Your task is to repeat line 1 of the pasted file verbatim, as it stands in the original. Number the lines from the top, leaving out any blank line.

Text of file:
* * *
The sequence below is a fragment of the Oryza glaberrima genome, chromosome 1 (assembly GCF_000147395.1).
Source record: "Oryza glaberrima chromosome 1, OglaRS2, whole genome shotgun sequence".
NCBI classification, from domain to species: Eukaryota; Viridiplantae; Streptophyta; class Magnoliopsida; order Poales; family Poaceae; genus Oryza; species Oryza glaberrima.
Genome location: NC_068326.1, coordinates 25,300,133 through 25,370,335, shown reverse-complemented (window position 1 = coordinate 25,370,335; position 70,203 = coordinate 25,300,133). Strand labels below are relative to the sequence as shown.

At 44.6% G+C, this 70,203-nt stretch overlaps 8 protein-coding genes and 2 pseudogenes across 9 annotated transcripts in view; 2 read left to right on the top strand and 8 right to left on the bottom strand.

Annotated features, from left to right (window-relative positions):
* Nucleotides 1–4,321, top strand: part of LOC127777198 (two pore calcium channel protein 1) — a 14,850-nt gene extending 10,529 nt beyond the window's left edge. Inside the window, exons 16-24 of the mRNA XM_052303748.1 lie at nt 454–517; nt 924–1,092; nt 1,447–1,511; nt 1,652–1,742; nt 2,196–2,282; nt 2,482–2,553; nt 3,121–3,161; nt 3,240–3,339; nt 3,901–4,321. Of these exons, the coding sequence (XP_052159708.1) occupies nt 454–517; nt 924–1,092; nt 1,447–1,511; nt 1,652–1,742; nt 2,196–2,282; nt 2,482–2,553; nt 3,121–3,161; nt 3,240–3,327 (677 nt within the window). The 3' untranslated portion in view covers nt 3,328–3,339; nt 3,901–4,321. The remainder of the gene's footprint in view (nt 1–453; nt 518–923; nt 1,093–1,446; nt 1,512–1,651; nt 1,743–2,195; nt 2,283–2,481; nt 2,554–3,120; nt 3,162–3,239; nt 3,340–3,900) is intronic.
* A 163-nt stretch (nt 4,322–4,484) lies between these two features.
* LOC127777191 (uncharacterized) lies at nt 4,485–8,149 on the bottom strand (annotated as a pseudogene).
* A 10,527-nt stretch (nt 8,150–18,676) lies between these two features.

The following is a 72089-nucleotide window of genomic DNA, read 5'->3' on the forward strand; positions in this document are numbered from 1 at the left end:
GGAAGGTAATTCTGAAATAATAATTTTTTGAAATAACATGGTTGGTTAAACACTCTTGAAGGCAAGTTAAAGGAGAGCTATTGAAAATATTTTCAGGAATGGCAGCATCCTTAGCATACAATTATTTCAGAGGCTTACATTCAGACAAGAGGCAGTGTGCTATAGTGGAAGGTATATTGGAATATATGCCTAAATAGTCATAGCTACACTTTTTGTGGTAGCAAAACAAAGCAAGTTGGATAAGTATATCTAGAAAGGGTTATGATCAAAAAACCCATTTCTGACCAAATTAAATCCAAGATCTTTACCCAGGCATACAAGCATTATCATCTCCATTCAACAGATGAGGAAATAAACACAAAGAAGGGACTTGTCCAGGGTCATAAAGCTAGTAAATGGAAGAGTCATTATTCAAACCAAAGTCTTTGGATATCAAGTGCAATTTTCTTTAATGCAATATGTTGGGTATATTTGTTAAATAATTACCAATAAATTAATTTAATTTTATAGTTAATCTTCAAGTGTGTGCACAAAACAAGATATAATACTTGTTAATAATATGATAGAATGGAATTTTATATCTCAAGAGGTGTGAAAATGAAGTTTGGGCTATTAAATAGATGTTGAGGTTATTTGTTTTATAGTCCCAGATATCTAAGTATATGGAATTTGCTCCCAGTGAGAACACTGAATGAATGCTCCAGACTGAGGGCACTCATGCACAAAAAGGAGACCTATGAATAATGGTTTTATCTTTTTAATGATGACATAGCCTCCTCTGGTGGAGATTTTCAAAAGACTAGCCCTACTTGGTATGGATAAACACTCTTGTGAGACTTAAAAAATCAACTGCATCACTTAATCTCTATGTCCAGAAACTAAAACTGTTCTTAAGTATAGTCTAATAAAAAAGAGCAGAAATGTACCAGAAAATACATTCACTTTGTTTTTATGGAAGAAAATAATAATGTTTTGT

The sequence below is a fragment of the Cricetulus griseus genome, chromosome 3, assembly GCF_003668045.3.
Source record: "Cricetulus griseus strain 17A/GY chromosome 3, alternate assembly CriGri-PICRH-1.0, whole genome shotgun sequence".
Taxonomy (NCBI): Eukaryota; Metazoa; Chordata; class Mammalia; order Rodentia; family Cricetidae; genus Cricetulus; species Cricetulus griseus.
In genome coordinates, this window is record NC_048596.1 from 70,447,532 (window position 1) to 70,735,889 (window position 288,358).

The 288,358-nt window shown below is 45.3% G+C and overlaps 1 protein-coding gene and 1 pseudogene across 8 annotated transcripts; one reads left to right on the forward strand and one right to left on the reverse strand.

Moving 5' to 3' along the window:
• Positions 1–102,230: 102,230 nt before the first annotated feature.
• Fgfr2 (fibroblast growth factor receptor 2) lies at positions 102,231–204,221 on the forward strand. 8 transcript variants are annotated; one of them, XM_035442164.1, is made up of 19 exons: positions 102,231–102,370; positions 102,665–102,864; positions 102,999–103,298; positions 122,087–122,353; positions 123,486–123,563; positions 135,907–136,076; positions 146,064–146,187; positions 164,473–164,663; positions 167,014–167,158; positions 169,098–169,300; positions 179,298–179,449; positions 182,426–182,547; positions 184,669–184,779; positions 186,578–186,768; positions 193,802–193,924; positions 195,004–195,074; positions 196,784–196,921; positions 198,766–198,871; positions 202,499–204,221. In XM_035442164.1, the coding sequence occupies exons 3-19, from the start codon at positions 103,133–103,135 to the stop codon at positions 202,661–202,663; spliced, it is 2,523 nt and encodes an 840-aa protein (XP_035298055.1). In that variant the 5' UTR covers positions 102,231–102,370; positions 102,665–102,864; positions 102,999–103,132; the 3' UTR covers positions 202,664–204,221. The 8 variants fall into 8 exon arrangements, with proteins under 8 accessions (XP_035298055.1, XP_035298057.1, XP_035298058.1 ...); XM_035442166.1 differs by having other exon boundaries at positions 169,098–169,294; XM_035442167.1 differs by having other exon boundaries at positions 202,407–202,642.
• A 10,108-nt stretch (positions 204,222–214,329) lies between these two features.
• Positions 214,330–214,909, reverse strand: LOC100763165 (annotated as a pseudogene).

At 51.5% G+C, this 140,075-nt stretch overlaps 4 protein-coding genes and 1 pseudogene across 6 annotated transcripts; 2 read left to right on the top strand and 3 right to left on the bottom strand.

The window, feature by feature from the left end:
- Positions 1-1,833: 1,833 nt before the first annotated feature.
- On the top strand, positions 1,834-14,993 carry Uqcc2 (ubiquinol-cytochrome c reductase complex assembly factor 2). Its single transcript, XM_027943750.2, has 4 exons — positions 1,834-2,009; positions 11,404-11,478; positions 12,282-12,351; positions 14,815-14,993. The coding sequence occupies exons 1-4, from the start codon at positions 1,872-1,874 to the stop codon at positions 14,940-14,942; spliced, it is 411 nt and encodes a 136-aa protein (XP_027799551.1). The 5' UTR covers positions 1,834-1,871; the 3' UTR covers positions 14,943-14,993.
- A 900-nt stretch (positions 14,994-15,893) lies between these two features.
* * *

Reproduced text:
The sequence below is a fragment of the Oryza glaberrima genome, chromosome 1 (assembly GCF_000147395.1).